LOS ANGELES (CBSLA) – Some of the youngest students in Denver returned to the classroom on Jan. 11 with much cleaner air than before thanks to scientists at the University of Colorado.

Professor Mark Hernandez and a team of researchers have studied a live strain of coronavirus similar to COVID-19 since May to help them zero in on the best way to reduce airborne particle exposure in classrooms during the pandemic.

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“We do aerosolize it. We’re trying everything that we can to translate this to practice as rapidly as we can,” Hernandez told CBS Denver.

They did just that, delivering newly designed high-efficiency air filters to more than 20 Denver Public Schools buildings that can stop even the tiniest pollutants.

Hernandez says the filters use a novel cylindrical design that takes in air from all directions, making them higher flow than their older counterparts for the same footprint.

“This kind of new generation of filters that we put in rooms are designed to remove what we sneeze, cough and expel or what we call ‘shed,’” he said.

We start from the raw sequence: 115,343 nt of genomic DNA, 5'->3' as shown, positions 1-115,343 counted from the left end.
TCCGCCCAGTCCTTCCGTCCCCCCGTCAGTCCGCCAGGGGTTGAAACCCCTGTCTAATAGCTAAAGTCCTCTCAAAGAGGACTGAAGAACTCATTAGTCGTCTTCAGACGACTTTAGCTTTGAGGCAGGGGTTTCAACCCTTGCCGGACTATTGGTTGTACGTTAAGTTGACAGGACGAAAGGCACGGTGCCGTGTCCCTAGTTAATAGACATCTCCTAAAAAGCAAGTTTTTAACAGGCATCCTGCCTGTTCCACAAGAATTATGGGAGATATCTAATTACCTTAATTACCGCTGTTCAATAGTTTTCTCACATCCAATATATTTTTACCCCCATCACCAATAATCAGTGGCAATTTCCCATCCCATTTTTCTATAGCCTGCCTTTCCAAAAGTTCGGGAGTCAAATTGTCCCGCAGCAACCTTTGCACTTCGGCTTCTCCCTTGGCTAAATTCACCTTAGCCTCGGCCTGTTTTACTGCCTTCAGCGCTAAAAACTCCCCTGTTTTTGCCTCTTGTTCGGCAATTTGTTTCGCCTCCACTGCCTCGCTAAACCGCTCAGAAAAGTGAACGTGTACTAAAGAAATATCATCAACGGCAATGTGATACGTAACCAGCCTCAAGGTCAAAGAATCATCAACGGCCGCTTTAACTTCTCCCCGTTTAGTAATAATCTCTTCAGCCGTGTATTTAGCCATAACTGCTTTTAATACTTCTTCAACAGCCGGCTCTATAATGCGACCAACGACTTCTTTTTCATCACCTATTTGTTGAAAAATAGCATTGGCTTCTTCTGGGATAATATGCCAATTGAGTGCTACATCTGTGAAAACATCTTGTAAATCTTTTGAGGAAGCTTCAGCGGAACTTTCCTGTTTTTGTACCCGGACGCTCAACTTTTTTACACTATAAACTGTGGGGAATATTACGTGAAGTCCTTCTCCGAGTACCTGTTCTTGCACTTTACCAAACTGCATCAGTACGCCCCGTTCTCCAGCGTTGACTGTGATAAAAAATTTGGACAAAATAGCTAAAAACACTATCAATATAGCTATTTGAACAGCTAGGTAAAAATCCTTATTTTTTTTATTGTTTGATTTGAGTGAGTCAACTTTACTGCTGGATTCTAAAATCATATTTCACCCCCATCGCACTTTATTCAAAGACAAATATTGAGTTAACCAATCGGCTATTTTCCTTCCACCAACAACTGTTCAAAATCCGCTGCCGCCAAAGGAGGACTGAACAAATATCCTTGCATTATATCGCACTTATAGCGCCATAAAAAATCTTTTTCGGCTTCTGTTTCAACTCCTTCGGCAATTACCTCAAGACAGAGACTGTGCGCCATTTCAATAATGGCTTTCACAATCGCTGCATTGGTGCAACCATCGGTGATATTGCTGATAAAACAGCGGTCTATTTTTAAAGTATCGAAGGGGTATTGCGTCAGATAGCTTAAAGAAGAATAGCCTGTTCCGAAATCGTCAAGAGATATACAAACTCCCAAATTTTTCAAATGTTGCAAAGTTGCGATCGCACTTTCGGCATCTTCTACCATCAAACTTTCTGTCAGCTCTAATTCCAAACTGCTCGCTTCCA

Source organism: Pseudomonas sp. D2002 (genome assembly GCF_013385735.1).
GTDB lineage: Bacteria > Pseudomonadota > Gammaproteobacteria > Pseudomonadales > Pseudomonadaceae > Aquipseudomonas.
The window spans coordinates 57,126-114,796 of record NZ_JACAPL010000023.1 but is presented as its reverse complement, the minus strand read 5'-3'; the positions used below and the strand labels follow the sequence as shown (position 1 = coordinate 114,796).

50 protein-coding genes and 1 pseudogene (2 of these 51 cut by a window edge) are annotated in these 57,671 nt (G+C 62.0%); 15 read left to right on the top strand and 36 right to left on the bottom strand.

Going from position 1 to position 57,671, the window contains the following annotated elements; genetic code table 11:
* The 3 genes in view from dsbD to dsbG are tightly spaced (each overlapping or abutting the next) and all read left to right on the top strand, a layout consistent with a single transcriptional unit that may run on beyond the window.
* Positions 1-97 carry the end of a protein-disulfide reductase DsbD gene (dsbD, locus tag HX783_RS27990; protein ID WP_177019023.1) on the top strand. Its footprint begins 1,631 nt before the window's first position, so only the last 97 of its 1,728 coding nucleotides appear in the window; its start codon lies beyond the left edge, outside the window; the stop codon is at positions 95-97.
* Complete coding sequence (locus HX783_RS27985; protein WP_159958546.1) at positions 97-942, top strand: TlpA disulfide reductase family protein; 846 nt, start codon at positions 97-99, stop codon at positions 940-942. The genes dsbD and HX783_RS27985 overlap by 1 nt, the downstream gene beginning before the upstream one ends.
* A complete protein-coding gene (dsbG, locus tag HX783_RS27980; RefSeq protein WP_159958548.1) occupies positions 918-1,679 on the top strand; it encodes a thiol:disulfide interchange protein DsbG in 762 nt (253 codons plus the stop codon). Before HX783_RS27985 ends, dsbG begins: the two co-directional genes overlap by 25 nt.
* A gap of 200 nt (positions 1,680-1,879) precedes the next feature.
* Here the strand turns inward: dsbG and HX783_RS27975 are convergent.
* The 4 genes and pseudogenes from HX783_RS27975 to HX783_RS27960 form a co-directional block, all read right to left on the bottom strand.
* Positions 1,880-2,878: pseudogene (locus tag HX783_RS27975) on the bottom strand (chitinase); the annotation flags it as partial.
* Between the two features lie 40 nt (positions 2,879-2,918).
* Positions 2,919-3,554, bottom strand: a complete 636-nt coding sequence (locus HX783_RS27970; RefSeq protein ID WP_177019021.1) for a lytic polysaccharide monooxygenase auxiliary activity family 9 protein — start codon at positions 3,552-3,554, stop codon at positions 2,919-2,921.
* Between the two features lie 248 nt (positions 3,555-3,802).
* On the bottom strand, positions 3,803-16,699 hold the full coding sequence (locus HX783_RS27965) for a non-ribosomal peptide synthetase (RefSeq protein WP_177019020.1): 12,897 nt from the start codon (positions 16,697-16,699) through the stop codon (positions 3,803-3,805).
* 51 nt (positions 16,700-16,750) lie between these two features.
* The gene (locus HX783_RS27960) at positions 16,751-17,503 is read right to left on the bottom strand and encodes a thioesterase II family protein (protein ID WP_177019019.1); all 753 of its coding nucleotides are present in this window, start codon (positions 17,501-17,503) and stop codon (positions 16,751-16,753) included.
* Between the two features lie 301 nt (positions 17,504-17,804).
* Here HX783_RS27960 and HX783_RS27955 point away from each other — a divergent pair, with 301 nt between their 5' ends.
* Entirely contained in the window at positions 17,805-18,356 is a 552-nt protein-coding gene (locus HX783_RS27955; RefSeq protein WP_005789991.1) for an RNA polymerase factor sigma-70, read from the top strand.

The filters are also remarkably quiet, and therefore won’t interfere with teaching and normal classroom activities.

More than 100 battery operated monitors will transmit information to the team of CU Boulder environmental engineers in real time.

“We can tell them we need to speed up the filters or we need move them in a better spot or this classroom doesn’t need a filter because the ventilation is really good,” Hernandez said.

Hundreds of filters were provided by Carrier’s Healthy Buildings Program for research. Intel and Colorado’s Ryan Innovation Group also provided philanthropic support for the work.

A major goal for his team, Hernandez said back in May, was getting students back to in person learning.

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“We have to be indoors, right,” he said. “If we are ever going to get back to some resemblance of normal, get our transportation hubs running, get our schools back on their feet, we have to learn how to disinfect quickly.”